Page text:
Fans of Benedict Cumberbatch, the thinking person’s sex symbol, adds another great performance to a canon that includes his remarkable Sherlock Holmes, by inhabiting the life of Alan Turing, the brilliant mathematician who helped usher in the computer age by breaking the German Enigma Code, thereby helping the Allies bring WWII to a faster conclusion. Count on another Oscar nomination for Cumberbatch for Best actor. Turing was gay, a crime in Great Britain until 1967, and director Morten Tyldum, handles that aspect of the story with a delicate touch until a heartbreaking final few scenes involving his prosecution by the country he secretly helped save. A great British cast, including Matthew Goode, Mark Strong, Charles Dance and especially Keira Knightley, who gives her strongest performance to date, give the drama it’s heft.
My GPA: 4.0
Stephen Sondheim’s “Into the Woods” finally hit the big screen on Christmas Day, some 27 years after it hit the Broadway Stage. I’m guessing the wait will seem worth it for fans of the musical. Rob Marshall, who had such a smash with his Oscar winning “Chicago”, directs an all-star cast including Meryl Streep, Johnny Depp, Anna Kendrick and Emily Blunt, and does his best to wrangle the terrific special effects that such a jumble of Fairy Tales requires. All the regulars are here: Cinderella, Jack and the Beanstalk, Rapunzel, Little Red Riding Hood, with the addition of new characters, the Baker and his Wife, but “Into the Woods” has a very un-Disney like, dark underbelly. What begins as a childhood collection of tales becomes a more complicated collection of adult themes including innuendo, infidelity and death. Nonetheless, the intricate music and words of Sondheim brings the character’s stories to life and the actors all excel as singers: special kudos should go to Anna Kendrick, Meryl, and Emily Blunt for their singing skills. Meryl Streep deserves the many Best Supporting Actress nominations she’s sure to get with her portrayal of a very nasty witch who still can generate a touch of sympathy. There are some plot developments with Emily Blunt’s barren Baker’s Wife that proved problematic for me, but I’m thinking that’s the sort of thing that created such a delay for a Cinematic Greenlight, but I’d say overall the wait was indeed worth it.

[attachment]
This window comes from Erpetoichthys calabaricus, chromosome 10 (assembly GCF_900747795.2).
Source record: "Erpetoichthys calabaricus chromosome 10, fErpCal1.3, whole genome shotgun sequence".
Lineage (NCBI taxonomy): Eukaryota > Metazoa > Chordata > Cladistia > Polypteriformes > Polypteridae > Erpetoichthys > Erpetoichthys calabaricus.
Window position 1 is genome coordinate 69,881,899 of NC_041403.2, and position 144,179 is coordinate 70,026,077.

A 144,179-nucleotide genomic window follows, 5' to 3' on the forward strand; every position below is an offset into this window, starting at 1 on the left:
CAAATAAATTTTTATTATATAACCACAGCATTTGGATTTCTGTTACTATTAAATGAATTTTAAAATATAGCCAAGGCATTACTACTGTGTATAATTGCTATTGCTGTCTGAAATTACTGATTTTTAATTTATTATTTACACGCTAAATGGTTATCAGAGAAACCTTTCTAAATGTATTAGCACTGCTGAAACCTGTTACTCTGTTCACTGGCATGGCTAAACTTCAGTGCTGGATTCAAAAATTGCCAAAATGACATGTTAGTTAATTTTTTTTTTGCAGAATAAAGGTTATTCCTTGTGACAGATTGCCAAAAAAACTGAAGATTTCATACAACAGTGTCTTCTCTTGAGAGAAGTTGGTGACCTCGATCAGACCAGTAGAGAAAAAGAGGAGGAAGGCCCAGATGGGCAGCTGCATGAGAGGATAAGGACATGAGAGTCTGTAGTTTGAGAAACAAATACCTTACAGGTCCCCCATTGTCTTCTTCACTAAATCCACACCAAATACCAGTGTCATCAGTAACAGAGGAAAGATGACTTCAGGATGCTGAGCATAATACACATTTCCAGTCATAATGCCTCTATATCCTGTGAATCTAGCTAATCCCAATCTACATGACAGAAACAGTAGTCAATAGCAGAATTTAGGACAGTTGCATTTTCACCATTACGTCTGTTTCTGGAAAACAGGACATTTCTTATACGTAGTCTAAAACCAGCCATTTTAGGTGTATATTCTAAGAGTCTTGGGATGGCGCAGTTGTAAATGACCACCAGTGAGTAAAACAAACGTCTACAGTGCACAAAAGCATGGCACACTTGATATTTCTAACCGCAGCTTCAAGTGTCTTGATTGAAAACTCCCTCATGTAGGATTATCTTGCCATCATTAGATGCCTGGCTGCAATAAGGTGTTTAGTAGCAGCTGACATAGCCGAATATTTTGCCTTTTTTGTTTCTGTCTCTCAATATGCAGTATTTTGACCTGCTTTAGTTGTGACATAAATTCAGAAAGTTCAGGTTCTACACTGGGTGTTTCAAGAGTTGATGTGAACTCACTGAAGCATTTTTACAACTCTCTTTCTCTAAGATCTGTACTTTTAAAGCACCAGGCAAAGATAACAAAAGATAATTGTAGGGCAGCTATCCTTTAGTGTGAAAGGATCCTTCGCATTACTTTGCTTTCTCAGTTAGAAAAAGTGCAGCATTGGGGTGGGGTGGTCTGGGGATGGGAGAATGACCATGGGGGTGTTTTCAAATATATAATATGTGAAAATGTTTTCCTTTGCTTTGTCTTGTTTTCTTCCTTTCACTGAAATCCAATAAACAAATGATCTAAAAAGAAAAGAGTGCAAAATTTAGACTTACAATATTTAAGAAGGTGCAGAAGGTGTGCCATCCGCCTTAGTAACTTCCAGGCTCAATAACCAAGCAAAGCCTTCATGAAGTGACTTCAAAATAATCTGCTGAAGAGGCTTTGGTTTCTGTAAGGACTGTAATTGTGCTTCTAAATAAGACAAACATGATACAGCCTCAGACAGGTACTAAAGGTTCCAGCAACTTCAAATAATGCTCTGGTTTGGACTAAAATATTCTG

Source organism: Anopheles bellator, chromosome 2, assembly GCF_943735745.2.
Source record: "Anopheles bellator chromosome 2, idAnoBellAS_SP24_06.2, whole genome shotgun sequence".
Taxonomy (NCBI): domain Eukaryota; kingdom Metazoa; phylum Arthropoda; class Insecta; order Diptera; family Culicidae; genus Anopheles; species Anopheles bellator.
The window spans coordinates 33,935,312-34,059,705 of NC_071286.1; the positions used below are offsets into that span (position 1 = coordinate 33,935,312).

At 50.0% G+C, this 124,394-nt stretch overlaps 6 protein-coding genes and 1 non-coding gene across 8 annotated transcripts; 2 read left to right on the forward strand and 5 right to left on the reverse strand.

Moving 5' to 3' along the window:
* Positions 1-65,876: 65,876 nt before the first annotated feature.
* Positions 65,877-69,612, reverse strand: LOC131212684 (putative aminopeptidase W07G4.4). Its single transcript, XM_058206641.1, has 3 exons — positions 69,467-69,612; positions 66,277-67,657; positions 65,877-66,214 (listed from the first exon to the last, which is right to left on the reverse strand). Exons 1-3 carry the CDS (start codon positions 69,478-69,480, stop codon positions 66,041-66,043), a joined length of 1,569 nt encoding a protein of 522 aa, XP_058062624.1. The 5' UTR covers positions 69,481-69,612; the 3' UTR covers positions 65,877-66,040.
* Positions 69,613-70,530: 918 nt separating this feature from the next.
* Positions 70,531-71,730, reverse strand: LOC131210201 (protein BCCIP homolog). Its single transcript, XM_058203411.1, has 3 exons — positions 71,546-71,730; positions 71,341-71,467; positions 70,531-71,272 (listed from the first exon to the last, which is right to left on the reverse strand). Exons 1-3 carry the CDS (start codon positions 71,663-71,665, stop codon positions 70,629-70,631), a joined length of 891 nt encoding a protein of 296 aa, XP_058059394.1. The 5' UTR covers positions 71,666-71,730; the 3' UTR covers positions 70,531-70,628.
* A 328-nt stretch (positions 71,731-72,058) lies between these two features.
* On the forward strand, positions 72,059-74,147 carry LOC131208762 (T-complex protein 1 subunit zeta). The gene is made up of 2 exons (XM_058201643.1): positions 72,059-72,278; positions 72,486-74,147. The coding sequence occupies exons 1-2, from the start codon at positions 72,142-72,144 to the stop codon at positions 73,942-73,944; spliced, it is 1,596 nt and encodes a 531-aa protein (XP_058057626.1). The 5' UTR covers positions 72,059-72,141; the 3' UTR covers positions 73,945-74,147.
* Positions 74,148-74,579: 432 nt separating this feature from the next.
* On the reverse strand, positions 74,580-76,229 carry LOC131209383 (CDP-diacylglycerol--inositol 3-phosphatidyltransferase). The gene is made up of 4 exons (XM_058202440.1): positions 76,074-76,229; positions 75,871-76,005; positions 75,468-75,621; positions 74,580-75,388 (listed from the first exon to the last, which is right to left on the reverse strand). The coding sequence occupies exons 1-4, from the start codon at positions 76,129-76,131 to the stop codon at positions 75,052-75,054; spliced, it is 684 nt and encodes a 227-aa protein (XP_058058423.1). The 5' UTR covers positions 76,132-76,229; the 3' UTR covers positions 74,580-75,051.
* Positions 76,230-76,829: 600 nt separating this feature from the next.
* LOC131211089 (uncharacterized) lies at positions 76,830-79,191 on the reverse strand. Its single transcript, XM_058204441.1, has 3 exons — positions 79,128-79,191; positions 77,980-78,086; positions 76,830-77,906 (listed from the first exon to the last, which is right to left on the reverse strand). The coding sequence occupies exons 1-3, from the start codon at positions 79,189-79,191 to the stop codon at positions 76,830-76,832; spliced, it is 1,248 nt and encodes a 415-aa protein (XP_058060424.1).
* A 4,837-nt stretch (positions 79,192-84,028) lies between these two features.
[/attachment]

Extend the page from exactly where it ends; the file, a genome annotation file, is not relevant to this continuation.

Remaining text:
My GPA: 3.5
I’m very surprised at the lack of Buzz for Angelina Jolie’s film ” Unbroken”, based on the amazing WWII survival story of Louis Zamperini, as told in the best selling book by Laura Hillenbrand. Ethan and Joel Coen deliver a memorable screenplay and Jolie does a terrific job of capturing the trials of being lost at sea for weeks, and the horrors of life in a Japanese POW camp, with the sadistic commander who singles out, past Olympian athlete, Zamperini for especially brutal treatment. Cinematographer Roger Deakins, who shot so many great films for the Coen Brothers, does a brilliant job of realistically etching each scene. Jack O’Connell is amazing as the scrappy Zamperini, going so far as to shrivel under the harsh conditions with a frightening weight loss, ala Matthew McConaughey. His performance deserves some attention in this award season. The built-in audience of Hillenbrand’s book should make this a Happy Holiday for the film and I think word of mouth will take over from there.
My GPA: 3.8
Mark Wahlberg and director Rupert Wyatt (Rise of the Planet of the Apes) have crafted a remake of the 1974 James Caan movie of the same title, which will thrill lovers of intense dialogue full of literary imagery, in other words, English Majors. Wahlberg plays a semi-successful novelist/college English professor. The Boston actor works hard to keep his native Bostonese (SNL meme:” Say hi to your Mutha”), from creeping in to his great college English Class lectures. His character, James Bennett, also happens to be a seemingly incurable gambler who is in such a hole with the loan sharks that he appears to be suicidal. Bennett has 7 days to repay several unsavory characters, including John Goodman, who always holds your attention with a series of gritty monologues, and “Boardwalk Empire’s” Chalkey, Michael K. Williams as the most dangerous of the street lenders. The fact that Bennett comes from a very wealthy family with an icy matriarch (Jessica Lange as the deliciously distant mother) does not appear to give Wahlberg’s Bennett any hope of escaping his fate. The talented Brie Larson (“Short Term 12”) plays his most promising student and potential savior, but it all comes down to the final 7th day before we learn his fate. The film has great acting, a very cool soundtrack, and some nice cinematography, but it won’t be for everyone: action fans may find it too talky but “The Professional Organization of English Majors”, P.O.E.M, will gobble it up.
My GPA: 3.5